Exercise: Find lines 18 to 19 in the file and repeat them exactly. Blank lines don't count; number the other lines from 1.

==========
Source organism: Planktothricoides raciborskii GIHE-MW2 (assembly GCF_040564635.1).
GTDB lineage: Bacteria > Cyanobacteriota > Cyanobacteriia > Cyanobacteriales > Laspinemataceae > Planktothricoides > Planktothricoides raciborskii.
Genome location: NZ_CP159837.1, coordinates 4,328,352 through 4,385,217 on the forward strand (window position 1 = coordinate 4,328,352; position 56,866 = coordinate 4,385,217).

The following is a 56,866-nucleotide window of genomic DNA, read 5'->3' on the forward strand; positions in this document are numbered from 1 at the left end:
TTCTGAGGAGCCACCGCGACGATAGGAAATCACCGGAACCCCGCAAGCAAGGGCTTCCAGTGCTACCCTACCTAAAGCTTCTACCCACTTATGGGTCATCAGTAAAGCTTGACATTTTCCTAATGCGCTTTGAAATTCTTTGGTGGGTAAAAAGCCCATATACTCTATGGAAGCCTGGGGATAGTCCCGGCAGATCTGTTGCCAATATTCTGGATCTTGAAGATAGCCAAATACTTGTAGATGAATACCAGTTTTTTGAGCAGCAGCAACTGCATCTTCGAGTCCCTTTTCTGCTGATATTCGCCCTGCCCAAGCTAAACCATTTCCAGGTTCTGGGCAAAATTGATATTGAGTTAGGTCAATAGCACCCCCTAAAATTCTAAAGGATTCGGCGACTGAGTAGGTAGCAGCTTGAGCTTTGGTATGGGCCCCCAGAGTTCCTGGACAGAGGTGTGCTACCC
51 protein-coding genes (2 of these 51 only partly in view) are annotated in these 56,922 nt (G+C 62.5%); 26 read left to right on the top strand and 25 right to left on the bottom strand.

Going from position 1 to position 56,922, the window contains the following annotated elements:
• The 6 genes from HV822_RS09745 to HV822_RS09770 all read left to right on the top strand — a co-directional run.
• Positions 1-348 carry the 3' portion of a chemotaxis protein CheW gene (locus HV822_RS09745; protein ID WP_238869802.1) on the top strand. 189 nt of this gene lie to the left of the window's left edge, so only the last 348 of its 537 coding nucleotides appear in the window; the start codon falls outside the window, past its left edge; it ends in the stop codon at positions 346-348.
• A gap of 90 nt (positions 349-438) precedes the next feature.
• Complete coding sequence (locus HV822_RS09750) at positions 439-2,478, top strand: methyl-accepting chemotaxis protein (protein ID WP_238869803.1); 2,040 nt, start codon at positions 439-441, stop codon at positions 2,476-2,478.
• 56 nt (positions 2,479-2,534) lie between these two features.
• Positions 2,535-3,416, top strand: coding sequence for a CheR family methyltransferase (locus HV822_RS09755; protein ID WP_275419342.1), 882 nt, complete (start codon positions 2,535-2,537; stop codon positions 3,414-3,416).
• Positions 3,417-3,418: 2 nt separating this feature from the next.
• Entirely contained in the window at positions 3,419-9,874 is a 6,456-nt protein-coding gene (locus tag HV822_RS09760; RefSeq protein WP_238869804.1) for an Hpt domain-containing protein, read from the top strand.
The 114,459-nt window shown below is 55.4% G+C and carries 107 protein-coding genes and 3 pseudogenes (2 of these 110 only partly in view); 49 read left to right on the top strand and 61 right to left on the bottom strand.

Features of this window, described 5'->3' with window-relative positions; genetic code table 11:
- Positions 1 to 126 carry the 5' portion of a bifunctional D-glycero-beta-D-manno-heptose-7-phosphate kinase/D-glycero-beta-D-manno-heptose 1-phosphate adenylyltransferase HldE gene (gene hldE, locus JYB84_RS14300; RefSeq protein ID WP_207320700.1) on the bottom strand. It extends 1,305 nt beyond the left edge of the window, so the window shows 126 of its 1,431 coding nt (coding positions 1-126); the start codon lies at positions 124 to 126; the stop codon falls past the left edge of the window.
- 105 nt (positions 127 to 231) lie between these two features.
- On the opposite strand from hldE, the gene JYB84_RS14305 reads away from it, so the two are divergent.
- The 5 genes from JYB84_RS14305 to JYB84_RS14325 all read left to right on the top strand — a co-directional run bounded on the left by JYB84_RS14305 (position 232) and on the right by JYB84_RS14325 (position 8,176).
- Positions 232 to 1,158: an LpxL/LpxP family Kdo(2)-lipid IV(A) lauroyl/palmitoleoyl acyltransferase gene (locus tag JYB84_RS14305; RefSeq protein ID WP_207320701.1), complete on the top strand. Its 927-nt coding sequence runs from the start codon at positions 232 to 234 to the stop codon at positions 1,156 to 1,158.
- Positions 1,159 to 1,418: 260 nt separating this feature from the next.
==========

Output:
- Positions 1 to 126 carry the 5' portion of a bifunctional D-glycero-beta-D-manno-heptose-7-phosphate kinase/D-glycero-beta-D-manno-heptose 1-phosphate adenylyltransferase HldE gene (gene hldE, locus JYB84_RS14300; RefSeq protein ID WP_207320700.1) on the bottom strand. It extends 1,305 nt beyond the left edge of the window, so the window shows 126 of its 1,431 coding nt (coding positions 1-126); the start codon lies at positions 124 to 126; the stop codon falls past the left edge of the window.
- 105 nt (positions 127 to 231) lie between these two features.